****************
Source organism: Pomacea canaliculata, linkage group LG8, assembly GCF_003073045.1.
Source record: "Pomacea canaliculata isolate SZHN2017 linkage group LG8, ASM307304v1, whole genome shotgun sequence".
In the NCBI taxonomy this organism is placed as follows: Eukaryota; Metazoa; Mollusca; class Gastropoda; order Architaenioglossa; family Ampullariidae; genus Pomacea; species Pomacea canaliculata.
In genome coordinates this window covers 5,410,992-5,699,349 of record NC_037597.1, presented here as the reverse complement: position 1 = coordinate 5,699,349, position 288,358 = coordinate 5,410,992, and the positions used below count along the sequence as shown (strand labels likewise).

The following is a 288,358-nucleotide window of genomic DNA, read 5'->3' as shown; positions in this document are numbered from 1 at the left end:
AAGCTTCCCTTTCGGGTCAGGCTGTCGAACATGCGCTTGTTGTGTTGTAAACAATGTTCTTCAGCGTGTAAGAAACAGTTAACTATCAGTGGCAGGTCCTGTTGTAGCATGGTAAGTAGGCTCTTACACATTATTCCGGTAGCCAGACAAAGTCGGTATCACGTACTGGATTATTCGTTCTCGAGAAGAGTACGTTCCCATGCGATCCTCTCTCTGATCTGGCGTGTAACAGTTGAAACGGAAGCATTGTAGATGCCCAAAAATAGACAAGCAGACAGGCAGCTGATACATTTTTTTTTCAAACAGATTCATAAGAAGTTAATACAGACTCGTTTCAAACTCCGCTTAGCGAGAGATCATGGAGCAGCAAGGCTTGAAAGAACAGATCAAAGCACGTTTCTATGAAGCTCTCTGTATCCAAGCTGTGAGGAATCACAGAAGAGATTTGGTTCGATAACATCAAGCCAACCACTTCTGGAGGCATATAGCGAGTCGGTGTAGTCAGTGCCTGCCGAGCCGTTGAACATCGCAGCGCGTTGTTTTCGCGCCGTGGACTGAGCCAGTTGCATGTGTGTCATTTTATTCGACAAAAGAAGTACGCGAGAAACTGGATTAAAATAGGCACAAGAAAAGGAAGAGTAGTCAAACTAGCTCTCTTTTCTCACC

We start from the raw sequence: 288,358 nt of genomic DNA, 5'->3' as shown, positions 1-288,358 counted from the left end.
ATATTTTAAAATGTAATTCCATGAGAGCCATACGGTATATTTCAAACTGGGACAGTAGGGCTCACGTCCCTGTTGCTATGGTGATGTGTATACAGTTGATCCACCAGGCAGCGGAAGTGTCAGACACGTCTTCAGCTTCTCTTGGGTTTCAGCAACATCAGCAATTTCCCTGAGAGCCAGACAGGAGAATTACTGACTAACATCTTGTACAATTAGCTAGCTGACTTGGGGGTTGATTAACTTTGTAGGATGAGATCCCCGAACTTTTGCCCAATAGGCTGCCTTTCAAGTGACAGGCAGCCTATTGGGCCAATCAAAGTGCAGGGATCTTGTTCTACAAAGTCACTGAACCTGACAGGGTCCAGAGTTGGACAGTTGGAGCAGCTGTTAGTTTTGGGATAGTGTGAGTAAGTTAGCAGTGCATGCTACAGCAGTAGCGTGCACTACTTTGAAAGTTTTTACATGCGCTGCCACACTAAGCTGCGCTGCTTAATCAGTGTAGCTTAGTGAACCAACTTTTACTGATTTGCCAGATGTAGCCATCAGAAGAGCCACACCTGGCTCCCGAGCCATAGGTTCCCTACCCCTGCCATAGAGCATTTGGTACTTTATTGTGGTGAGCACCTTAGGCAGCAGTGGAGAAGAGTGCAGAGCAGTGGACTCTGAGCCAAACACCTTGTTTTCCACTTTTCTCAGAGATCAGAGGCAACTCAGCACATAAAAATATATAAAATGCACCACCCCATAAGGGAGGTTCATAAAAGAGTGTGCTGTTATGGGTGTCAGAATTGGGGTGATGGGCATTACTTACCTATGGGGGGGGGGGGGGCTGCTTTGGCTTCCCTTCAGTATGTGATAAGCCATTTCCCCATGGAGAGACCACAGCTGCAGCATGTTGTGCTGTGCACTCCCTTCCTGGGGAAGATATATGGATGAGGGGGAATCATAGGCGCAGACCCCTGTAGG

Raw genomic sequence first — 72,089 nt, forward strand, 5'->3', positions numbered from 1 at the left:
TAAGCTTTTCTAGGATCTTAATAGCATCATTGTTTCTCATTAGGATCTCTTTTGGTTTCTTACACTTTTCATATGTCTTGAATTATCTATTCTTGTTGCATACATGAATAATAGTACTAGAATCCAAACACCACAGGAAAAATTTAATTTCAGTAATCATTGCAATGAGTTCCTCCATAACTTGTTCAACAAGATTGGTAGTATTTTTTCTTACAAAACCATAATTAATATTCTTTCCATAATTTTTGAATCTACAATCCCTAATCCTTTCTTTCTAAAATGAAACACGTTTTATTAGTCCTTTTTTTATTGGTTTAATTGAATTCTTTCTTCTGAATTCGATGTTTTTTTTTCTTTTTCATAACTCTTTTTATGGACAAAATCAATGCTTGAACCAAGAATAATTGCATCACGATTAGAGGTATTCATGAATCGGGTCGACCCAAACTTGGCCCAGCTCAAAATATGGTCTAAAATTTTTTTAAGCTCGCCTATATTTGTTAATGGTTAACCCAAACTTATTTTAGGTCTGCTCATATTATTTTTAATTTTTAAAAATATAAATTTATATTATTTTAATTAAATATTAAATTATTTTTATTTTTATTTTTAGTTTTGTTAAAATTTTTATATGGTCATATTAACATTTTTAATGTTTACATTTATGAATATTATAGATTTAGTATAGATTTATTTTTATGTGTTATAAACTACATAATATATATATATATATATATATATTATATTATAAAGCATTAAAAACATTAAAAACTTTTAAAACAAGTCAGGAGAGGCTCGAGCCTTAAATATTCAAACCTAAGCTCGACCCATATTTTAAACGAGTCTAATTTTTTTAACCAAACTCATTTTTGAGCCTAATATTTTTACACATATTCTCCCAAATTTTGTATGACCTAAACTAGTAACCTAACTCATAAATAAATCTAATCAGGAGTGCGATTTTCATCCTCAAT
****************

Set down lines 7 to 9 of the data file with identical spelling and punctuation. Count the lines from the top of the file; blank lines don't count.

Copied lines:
We start from the raw sequence: 288,358 nt of genomic DNA, 5'->3' as shown, positions 1-288,358 counted from the left end.
ATATTTTAAAATGTAATTCCATGAGAGCCATACGGTATATTTCAAACTGGGACAGTAGGGCTCACGTCCCTGTTGCTATGGTGATGTGTATACAGTTGATCCACCAGGCAGCGGAAGTGTCAGACACGTCTTCAGCTTCTCTTGGGTTTCAGCAACATCAGCAATTTCCCTGAGAGCCAGACAGGAGAATTACTGACTAACATCTTGTACAATTAGCTAGCTGACTTGGGGGTTGATTAACTTTGTAGGATGAGATCCCCGAACTTTTGCCCAATAGGCTGCCTTTCAAGTGACAGGCAGCCTATTGGGCCAATCAAAGTGCAGGGATCTTGTTCTACAAAGTCACTGAACCTGACAGGGTCCAGAGTTGGACAGTTGGAGCAGCTGTTAGTTTTGGGATAGTGTGAGTAAGTTAGCAGTGCATGCTACAGCAGTAGCGTGCACTACTTTGAAAGTTTTTACATGCGCTGCCACACTAAGCTGCGCTGCTTAATCAGTGTAGCTTAGTGAACCAACTTTTACTGATTTGCCAGATGTAGCCATCAGAAGAGCCACACCTGGCTCCCGAGCCATAGGTTCCCTACCCCTGCCATAGAGCATTTGGTACTTTATTGTGGTGAGCACCTTAGGCAGCAGTGGAGAAGAGTGCAGAGCAGTGGACTCTGAGCCAAACACCTTGTTTTCCACTTTTCTCAGAGATCAGAGGCAACTCAGCACATAAAAATATATAAAATGCACCACCCCATAAGGGAGGTTCATAAAAGAGTGTGCTGTTATGGGTGTCAGAATTGGGGTGATGGGCATTACTTACCTATGGGGGGGGGGGGGGCTGCTTTGGCTTCCCTTCAGTATGTGATAAGCCATTTCCCCATGGAGAGACCACAGCTGCAGCATGTTGTGCTGTGCACTCCCTTCCTGGGGAAGATATATGGATGAGGGGGAATCATAGGCGCAGACCCCTGTAGG

Raw genomic sequence first — 72,089 nt, forward strand, 5'->3', positions numbered from 1 at the left: